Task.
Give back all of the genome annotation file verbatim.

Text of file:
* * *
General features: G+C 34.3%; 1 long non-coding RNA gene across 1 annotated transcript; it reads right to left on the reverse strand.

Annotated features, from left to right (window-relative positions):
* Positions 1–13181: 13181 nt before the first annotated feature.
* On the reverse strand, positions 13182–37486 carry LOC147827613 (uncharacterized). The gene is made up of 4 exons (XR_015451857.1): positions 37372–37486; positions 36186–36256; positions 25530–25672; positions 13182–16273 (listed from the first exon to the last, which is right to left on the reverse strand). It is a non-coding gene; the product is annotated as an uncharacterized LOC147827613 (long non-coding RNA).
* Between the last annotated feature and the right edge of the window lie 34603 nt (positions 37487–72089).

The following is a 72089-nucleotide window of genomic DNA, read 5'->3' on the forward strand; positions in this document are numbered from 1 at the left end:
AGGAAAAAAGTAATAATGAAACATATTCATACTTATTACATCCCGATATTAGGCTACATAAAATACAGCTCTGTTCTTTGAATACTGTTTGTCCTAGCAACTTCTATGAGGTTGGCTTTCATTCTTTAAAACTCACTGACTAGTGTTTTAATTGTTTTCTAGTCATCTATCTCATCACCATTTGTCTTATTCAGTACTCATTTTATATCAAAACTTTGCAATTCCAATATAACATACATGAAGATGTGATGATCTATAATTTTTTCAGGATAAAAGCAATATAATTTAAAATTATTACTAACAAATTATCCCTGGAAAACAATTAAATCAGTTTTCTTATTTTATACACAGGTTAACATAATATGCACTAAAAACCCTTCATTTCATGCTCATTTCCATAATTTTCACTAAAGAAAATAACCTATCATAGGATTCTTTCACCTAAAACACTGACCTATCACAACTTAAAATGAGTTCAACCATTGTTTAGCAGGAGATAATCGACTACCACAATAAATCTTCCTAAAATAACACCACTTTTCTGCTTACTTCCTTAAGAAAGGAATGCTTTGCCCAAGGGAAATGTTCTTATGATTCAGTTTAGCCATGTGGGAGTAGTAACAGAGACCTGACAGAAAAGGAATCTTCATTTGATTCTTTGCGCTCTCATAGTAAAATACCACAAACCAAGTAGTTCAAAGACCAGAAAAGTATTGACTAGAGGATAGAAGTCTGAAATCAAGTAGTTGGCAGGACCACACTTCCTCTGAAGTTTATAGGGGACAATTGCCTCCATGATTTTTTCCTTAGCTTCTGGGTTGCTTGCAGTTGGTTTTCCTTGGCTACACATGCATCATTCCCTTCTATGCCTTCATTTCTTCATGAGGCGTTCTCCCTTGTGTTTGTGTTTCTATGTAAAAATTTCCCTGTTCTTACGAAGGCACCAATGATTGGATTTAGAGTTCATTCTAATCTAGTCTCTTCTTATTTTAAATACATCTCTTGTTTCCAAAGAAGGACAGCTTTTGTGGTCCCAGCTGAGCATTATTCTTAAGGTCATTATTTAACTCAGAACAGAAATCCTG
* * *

General features: G+C 34.3%; 1 long non-coding RNA gene across 1 annotated transcript; it reads right to left on the reverse strand.

Annotated features, from left to right (window-relative positions):
* Positions 1–13181: 13181 nt before the first annotated feature.
* On the reverse strand, positions 13182–37486 carry LOC147827613 (uncharacterized). The gene is made up of 4 exons (XR_015451857.1): positions 37372–37486; positions 36186–36256; positions 25530–25672; positions 13182–16273 (listed from the first exon to the last, which is right to left on the reverse strand). It is a non-coding gene; the product is annotated as an uncharacterized LOC147827613 (long non-coding RNA).
* Between the last annotated feature and the right edge of the window lie 34603 nt (positions 37487–72089).

The following is a 72089-nucleotide window of genomic DNA, read 5'->3' on the forward strand; positions in this document are numbered from 1 at the left end:
AGGAAAAAAGTAATAATGAAACATATTCATACTTATTACATCCCGATATTAGGCTACATAAAATACAGCTCTGTTCTTTGAATACTGTTTGTCCTAGCAACTTCTATGAGGTTGGCTTTCATTCTTTAAAACTCACTGACTAGTGTTTTAATTGTTTTCTAGTCATCTATCTCATCACCATTTGTCTTATTCAGTACTCATTTTATATCAAAACTTTGCAATTCCAATATAACATACATGAAGATGTGATGATCTATAATTTTTTCAGGATAAAAGCAATATAATTTAAAATTATTACTAACAAATTATCCCTGGAAAACAATTAAATCAGTTTTCTTATTTTATACACAGGTTAACATAATATGCACTAAAAACCCTTCATTTCATGCTCATTTCCATAATTTTCACTAAAGAAAATAACCTATCATAGGATTCTTTCACCTAAAACACTGACCTATCACAACTTAAAATGAGTTCAACCATTGTTTAGCAGGAGATAATCGACTACCACAATAAATCTTCCTAAAATAACACCACTTTTCTGCTTACTTCCTTAAGAAAGGAATGCTTTGCCCAAGGGAAATGTTCTTATGATTCAGTTTAGCCATGTGGGAGTAGTAACAGAGACCTGACAGAAAAGGAATCTTCATTTGATTCTTTGCGCTCTCATAGTAAAATACCACAAACCAAGTAGTTCAAAGACCAGAAAAGTATTGACTAGAGGATAGAAGTCTGAAATCAAGTAGTTGGCAGGACCACACTTCCTCTGAAGTTTATAGGGGACAATTGCCTCCATGATTTTTTCCTTAGCTTCTGGGTTGCTTGCAGTTGGTTTTCCTTGGCTACACATGCATCATTCCCTTCTATGCCTTCATTTCTTCATGAGGCGTTCTCCCTTGTGTTTGTGTTTCTATGTAAAAATTTCCCTGTTCTTACGAAGGCACCAATGATTGGATTTAGAGTTCATTCTAATCTAGTCTCTTCTTATTTTAAATACATCTCTTGTTTCCAAAGAAGGACAGCTTTTGTGGTCCCAGCTGAGCATTATTCTTAAGGTCATTATTTAACTCAGAACAGAAATCCTG